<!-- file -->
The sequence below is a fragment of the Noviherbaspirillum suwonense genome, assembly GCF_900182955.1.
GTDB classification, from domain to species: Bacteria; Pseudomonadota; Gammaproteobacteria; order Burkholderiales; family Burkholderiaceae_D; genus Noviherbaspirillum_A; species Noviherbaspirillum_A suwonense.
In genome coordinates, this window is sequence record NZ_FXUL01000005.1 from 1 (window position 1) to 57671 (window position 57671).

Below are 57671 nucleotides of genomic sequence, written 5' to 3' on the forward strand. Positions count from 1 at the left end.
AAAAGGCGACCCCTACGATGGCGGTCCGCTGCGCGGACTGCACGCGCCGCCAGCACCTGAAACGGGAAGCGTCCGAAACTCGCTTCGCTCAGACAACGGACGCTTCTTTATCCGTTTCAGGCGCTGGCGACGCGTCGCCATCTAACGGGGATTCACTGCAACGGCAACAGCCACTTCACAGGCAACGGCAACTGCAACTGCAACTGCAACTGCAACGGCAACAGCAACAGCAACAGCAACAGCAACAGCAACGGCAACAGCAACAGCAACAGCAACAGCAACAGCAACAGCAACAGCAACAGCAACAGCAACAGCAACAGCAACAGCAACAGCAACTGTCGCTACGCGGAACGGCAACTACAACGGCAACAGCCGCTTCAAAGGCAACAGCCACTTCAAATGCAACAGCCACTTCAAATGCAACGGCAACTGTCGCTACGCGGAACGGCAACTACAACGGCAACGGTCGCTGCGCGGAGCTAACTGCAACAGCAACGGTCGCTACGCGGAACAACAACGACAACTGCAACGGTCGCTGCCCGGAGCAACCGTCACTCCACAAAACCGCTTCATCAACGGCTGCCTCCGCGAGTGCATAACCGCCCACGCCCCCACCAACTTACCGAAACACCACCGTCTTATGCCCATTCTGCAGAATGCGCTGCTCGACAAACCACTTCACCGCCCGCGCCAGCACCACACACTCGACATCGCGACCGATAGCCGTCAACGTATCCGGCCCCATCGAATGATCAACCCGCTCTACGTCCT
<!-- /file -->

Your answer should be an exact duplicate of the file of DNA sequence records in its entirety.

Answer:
The sequence below is a fragment of the Noviherbaspirillum suwonense genome, assembly GCF_900182955.1.
GTDB classification, from domain to species: Bacteria; Pseudomonadota; Gammaproteobacteria; order Burkholderiales; family Burkholderiaceae_D; genus Noviherbaspirillum_A; species Noviherbaspirillum_A suwonense.
In genome coordinates, this window is sequence record NZ_FXUL01000005.1 from 1 (window position 1) to 57671 (window position 57671).

Below are 57671 nucleotides of genomic sequence, written 5' to 3' on the forward strand. Positions count from 1 at the left end.
AAAAGGCGACCCCTACGATGGCGGTCCGCTGCGCGGACTGCACGCGCCGCCAGCACCTGAAACGGGAAGCGTCCGAAACTCGCTTCGCTCAGACAACGGACGCTTCTTTATCCGTTTCAGGCGCTGGCGACGCGTCGCCATCTAACGGGGATTCACTGCAACGGCAACAGCCACTTCACAGGCAACGGCAACTGCAACTGCAACTGCAACTGCAACGGCAACAGCAACAGCAACAGCAACAGCAACAGCAACGGCAACAGCAACAGCAACAGCAACAGCAACAGCAACAGCAACAGCAACAGCAACAGCAACAGCAACAGCAACAGCAACAGCAACTGTCGCTACGCGGAACGGCAACTACAACGGCAACAGCCGCTTCAAAGGCAACAGCCACTTCAAATGCAACAGCCACTTCAAATGCAACGGCAACTGTCGCTACGCGGAACGGCAACTACAACGGCAACGGTCGCTGCGCGGAGCTAACTGCAACAGCAACGGTCGCTACGCGGAACAACAACGACAACTGCAACGGTCGCTGCCCGGAGCAACCGTCACTCCACAAAACCGCTTCATCAACGGCTGCCTCCGCGAGTGCATAACCGCCCACGCCCCCACCAACTTACCGAAACACCACCGTCTTATGCCCATTCTGCAGAATGCGCTGCTCGACAAACCACTTCACCGCCCGCGCCAGCACCACACACTCGACATCGCGACCGATAGCCGTCAACGTATCCGGCCCCATCGAATGATCAACCCGCTCTACGTCCT